By Byron La Fleur

3 Minute Read

At first glance, Nandin L, otherwise known as lilfruini on, seems like a typical 17-year-old. He is a student who goes to church, hangs out with friends, and plays his Nintendo Switch. He’s focused on studying for AP Chem because he wants to get into a good college. But unlike most high schoolers, this week he will be giving away thousands of dollars to someone he has never met.


A Decentralized, Global Lottery?

Nandin runs Millionaire Makers, a Reddit forum that has given away nearly $100,000 in prizes to people across the world. The way each drawing is conducted is fairly simple. Nandin makes a post on Millionaire Makers declaring that an upcoming draw will take place. To enter, people comment on the post, which shows their intention to join and obligates them to give $1 to the top prize.

Millionaire Makers is often described as a pseudo-lottery. A more  accurate description would be a hybrid between a raffle and a crowdfunding website. That is because people don’t give Nandin or any official Millionaire Maker entity money. Nandin only acts as the facilitator: he conducts the draw using a blockchain ledger for total transparency and announces the winner. People then send the winner their contribution.

The concept is novel. No one forces participants to send their $1 share to the winner. It is true that the majority of participants “forget,” only ~6% send $1 to whoever wins the draw. But this is enough to generate meaningful prize amounts. In one drawing, participants gave $11,400 to the winner…$1 at a time. This decentralized approach to “prize awarding” should keep Millionaire Makers out of legal trouble since, with each person acting on their own volition,  it falls under the same vein as giving a gift.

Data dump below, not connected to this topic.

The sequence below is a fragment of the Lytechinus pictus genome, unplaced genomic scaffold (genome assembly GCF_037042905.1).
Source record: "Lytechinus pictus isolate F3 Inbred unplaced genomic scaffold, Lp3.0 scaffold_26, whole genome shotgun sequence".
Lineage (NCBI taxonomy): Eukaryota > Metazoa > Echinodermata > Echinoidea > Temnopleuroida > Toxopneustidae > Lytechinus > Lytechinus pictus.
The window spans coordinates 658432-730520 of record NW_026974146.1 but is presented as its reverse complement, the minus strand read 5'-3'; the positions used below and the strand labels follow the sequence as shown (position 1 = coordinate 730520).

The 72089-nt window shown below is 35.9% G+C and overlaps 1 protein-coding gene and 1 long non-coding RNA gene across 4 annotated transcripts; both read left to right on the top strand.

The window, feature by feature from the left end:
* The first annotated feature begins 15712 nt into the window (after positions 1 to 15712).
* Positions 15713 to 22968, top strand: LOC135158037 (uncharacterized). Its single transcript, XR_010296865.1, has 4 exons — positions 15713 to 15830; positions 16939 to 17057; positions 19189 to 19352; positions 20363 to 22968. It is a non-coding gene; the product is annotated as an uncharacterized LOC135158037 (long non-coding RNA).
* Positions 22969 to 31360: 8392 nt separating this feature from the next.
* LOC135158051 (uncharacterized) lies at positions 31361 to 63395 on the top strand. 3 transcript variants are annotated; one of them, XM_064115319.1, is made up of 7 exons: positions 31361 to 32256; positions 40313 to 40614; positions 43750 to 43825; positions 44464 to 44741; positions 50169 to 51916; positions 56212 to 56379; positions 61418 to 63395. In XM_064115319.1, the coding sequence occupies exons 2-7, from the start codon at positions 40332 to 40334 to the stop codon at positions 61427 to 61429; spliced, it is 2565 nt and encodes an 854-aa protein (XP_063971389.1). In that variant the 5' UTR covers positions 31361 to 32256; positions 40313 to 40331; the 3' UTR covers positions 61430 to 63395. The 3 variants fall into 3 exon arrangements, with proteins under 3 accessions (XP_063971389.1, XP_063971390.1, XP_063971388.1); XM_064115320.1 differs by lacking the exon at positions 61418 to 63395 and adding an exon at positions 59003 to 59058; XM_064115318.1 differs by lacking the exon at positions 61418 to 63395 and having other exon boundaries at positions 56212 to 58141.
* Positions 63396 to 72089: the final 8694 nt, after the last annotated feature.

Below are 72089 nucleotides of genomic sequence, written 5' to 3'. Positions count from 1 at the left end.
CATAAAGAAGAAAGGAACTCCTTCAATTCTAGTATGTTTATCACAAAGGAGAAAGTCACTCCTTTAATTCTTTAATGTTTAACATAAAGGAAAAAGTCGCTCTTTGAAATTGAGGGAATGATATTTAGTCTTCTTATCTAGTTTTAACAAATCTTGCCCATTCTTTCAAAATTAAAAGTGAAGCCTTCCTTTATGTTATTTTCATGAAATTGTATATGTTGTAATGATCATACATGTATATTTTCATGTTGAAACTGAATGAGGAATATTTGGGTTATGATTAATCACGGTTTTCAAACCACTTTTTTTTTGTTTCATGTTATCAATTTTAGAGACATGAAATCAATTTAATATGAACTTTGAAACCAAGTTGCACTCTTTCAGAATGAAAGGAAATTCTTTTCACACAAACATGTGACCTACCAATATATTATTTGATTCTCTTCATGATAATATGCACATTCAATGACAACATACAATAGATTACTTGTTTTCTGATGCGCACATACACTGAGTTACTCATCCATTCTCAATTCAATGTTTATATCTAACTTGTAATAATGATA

A few problems arise for the forum. The biggest is legitimacy. Several Reddit posters have questioned whether Nandin is manipulating the system. One comment found on the forum sums up the concerns succinctly: “Do you guys really think a mod team will give random people thousands of dollars?”

To combat these allegations, Nandin broadcasts draws on Twitch, a  live videostreaming platform. He also publicly posts the codes he uses and shows people how to replicate the process so they can verify the results themselves. Blockchain is the instrumental tool that makes the draw random and verifiable. Often blockchain is confused with bitcoin, and the two are thought to be interchangeable. This is incorrect. Bitcoin is a currency that uses blockchain technology. Blockchain is best understood as a public ledger or record of transactions.

How it Works

Nandin has to do two things for each draw: First, he has to gather participants. To do this, he makes a new post on Millionaire Makers. Players comment to show intent to participate and then are given a number according to the order in which they posted. (The first comment has the number 1, the second comment number 2, etc.)